The Best Is Yet To Be | Nursing Blog - page 9

VivaLasViejas (111,866 Views) Guide

Joined Sep 6, '02 - from 'The Great Northwest'. VivaLasViejas is a Long-Term Care Surveyor and blogger extraordinaire. She has '17' year(s) of experience and specializes in 'LTC, assisted living, geriatrics, psych'. Posts: 24,585 (35% Liked) Likes: 33,368

The following are articles I have written and shared with the nursing community. If you enjoy an article please leave a comment and tell me what you think.

Ten Things I Love About Nursing

10) I get to work in the most comfortable clothing on the planet. When I was a nurse manager, I was going through the worst of my perimenopause.....in polyester and double knits, no less. Now I wear soft cotton scrubs, which are essentially pajamas with lots of pockets. Good times! 9) Sheer variety. There are so many types of nursing that it would take several lifetimes to try them all. Even in my comparatively brief career, I've worked Med/Surg, postpartum, ICU, assisted living, and... Read More →


Just For Today

Years ago, I received a greeting card containing a poem which exhorted the reader to do things he/she might not ordinarily do, "just for today". I don't recall who sent me the card or what occasion prompted her to do so, but I've never forgotten the gist of the verse, which was along the lines of "just for today, I will dress becomingly.....speak softly......behave graciously.......do something for my health that would appall me if I had to keep it up for a lifetime........not try to improve... Read More →


Tales from the ICF: Ed-EEEEEEEE!

Since so many of you have enjoyed my nursing-home stories, I thought I'd offer character studies of some of the more colorful "characters" I've had the privilege of caring for over the years. This one is about Ed, the crusty curmudgeon of "ear WAX!" fame from "Elders Say the Darnedest Things". Without revealing too many personal details, let us just say that this gentleman is one of my favorite residents, EVER. He's been on the ICF (otherwise known as intermediate care, or... Read More →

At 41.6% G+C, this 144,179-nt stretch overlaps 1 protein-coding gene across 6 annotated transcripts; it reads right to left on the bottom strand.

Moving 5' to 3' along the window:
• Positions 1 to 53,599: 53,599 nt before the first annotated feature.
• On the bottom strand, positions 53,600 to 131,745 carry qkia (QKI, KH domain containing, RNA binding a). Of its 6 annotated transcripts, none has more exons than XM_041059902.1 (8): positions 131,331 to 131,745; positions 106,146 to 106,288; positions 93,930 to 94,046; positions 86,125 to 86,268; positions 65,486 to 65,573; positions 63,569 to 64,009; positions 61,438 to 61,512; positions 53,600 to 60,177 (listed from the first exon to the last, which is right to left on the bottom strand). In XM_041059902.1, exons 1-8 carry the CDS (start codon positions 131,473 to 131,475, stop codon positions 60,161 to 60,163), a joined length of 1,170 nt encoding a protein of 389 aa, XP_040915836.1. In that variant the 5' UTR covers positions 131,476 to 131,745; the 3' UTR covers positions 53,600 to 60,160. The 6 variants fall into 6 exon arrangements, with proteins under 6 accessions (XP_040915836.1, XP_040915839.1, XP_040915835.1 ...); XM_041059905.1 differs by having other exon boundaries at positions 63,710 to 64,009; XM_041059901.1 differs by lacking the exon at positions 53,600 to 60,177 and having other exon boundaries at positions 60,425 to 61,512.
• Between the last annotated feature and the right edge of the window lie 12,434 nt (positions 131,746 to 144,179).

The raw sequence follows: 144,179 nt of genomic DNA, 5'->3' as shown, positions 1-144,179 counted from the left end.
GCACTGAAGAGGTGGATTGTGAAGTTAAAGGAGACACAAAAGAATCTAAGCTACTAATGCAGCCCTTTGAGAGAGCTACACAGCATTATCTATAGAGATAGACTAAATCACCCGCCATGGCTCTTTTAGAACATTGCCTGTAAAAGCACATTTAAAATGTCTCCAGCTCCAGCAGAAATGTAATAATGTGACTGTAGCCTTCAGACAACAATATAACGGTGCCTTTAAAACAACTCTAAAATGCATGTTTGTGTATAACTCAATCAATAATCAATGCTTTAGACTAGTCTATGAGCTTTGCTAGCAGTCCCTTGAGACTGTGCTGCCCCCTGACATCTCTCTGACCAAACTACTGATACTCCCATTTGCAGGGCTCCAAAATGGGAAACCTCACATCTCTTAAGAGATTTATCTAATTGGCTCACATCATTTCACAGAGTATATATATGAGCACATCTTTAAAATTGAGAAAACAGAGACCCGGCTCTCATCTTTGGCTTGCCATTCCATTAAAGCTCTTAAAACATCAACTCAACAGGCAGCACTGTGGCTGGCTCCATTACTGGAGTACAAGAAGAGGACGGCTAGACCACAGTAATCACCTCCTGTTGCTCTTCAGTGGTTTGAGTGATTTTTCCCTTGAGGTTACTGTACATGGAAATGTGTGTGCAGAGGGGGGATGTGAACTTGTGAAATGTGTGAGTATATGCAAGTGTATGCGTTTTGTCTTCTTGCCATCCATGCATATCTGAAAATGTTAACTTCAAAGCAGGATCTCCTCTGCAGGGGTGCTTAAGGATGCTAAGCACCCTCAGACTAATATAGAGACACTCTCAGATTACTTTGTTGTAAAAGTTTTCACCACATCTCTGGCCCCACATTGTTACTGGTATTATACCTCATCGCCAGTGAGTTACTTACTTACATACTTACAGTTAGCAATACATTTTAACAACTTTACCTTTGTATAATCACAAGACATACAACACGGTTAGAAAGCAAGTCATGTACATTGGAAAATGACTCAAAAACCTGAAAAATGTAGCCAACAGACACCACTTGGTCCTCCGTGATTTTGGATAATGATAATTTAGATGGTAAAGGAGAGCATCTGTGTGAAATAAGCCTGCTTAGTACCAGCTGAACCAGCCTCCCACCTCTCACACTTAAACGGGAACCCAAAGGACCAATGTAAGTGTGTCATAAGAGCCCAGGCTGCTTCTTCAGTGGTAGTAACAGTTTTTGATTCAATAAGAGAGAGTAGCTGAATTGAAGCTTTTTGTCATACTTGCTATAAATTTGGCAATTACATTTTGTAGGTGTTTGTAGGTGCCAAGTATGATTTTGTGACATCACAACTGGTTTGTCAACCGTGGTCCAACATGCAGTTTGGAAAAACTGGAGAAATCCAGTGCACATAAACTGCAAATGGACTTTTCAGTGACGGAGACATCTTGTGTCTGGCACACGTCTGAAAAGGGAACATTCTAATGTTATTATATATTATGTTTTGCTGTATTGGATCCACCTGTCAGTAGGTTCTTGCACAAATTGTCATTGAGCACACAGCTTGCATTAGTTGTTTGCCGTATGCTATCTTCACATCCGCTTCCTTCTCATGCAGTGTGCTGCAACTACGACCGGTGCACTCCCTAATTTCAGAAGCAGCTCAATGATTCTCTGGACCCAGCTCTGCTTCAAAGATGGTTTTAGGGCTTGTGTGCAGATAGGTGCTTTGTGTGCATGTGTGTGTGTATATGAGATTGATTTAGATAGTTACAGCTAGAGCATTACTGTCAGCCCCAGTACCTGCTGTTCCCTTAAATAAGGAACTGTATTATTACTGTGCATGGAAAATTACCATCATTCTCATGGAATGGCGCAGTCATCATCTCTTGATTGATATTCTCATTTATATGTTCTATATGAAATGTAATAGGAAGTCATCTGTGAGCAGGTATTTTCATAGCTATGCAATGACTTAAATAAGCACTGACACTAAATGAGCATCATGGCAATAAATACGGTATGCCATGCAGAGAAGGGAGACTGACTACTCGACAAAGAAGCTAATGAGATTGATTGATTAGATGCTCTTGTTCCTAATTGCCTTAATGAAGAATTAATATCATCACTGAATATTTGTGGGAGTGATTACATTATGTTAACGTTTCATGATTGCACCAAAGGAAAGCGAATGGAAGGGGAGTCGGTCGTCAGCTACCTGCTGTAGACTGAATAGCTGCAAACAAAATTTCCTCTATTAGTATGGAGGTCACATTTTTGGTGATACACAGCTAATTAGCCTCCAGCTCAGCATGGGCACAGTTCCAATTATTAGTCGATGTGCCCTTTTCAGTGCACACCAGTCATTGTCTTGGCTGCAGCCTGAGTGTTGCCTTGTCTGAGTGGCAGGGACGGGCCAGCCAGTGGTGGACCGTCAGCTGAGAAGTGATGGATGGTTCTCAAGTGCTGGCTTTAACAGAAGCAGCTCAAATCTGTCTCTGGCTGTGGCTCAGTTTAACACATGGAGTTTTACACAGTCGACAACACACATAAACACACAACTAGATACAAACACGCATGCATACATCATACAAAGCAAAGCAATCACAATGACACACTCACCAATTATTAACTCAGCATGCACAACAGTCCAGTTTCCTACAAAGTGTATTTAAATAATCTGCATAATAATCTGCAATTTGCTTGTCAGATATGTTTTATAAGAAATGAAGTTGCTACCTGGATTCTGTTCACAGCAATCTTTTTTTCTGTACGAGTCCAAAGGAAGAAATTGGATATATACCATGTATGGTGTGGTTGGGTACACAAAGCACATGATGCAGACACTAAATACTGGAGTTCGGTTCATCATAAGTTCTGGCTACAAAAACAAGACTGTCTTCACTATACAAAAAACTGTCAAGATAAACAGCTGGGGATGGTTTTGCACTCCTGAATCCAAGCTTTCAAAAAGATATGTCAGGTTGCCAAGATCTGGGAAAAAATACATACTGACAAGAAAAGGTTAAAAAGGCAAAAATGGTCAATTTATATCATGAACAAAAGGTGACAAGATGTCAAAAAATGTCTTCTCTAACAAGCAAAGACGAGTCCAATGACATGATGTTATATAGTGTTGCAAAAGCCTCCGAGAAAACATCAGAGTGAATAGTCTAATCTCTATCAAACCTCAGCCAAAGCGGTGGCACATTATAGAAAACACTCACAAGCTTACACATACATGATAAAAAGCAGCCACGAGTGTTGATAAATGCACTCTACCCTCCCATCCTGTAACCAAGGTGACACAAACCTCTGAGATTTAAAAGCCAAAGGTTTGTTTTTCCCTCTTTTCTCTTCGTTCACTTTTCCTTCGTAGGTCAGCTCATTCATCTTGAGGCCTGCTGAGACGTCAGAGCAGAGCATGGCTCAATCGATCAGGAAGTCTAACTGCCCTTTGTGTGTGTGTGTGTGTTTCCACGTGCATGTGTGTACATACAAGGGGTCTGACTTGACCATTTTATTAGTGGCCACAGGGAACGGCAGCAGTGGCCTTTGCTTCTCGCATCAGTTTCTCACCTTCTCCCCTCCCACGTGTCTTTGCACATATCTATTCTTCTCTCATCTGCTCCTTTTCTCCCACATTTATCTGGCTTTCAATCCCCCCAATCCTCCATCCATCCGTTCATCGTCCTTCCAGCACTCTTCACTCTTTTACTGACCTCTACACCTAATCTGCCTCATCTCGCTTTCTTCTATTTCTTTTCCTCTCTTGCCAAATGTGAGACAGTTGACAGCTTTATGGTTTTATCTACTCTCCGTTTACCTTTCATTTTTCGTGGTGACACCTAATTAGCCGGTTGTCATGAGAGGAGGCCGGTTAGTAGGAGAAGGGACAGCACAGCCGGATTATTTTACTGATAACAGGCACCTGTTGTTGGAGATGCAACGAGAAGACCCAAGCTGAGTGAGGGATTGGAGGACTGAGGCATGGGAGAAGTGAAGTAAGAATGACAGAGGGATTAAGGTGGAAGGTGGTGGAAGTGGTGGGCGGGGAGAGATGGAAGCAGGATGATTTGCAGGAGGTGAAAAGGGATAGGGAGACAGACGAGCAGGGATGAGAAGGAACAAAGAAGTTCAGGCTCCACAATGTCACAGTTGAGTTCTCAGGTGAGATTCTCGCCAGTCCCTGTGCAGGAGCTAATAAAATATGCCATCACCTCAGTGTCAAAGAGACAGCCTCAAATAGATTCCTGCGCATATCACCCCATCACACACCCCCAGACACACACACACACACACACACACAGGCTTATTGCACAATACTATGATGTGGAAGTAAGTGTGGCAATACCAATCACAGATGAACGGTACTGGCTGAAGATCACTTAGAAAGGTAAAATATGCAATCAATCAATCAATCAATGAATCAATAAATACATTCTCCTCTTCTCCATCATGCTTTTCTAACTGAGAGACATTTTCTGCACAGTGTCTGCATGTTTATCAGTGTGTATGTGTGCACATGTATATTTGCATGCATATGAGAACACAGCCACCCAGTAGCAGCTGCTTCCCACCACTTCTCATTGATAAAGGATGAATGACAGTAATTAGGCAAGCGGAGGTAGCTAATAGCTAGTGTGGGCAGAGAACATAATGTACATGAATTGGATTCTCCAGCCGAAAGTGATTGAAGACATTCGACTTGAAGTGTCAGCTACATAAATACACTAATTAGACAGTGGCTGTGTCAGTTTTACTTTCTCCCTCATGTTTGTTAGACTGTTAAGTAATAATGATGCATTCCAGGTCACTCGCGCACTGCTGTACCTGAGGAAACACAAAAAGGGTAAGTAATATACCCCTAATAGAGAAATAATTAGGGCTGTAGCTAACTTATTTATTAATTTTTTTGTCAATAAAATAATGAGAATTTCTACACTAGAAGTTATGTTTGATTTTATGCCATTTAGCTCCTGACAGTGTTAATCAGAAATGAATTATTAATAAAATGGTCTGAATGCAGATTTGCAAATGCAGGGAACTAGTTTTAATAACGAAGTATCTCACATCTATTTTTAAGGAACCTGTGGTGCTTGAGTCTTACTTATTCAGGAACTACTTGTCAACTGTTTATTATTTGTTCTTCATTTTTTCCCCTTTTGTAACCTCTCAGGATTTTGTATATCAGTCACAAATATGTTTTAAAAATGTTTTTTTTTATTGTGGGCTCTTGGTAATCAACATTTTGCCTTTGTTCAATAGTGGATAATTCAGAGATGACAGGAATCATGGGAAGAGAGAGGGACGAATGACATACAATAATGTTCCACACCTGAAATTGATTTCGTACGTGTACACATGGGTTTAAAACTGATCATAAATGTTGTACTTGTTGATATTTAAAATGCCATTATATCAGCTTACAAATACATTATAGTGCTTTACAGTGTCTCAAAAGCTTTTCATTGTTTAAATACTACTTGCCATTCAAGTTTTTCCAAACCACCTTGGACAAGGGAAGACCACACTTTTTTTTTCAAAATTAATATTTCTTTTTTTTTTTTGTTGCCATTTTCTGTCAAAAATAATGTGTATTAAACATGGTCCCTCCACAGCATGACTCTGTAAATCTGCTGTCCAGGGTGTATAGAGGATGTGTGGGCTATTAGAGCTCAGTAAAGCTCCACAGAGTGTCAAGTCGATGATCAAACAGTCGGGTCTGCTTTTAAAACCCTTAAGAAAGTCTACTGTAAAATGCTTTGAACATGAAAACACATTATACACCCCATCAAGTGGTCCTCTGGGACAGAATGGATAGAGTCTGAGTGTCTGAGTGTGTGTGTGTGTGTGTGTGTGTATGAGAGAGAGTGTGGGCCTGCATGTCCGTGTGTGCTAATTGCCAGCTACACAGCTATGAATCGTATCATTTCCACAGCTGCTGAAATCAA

Elders Say the Darnedest Things!

As anyone who's ever worked with the elderly knows, every care facility has its "characters": the curmudgeon, the hothouse flower, the Church Lady. And the best-kept secret in the business is the hilarity that ensues whenever one of these folks offers his or her commentaries on everyday events. Take Ed, our resident Oscar the Grouch. He's a World War II vet who also worked as a train conductor; his manner is gruff, and his language is often as colorful as the Oregon Ducks cap he wears. He... Read More →


You Got to Know When to Hold 'Em

.........and when to fold 'em too. One of the few physical advantages of the over-50 body is its ability to say No to excesses---of food and drink, of stress, of too many long, hard shifts in a row. It's only when respecting those limits conflicts with the reality of nursing, where self-sacrifice is often the order of the day, that guilt rears its ugly little noggin and gives rise to the sort of discomfort I'm feeling right now. I just came off a three-day stretch of shifts from The Bad... Read More →


Ohhhh, My Aching (Blank)

I don't know who said it first, but when I was a kid I heard adults quote this line until I was heartily sick of it: "If I'd known I was going to get this old, I'd have taken better care of myself". Psssssst......hey, you! Could you loan me some Advil till payday? It never occurs to us when we're young that someday we'll be fifty years old, and that places on our bodies to which we have given little thought will begin to hurt. This is why we do stupid things, like jumping off roofs with... Read More →


It's The Grim Reaper, Charlie Brown

Ever hear that expression, "lowering the boom"? It's pretty descriptive of the way I felt tonight when my dear, sweet DON told me, ever so gently, that I might want to be prepared for lean times ahead: Our census has been dropping for weeks, and the numbers aren't going up any time in the foreseeable future; ergo, nursing hours are about to be cut. Big time. Like instead of being scheduled for four shifts per week, I might be lucky to work two. I know it's just a bit of rotten luck that... Read More →


"Mom-nesia", or, Of Pyramids and Panic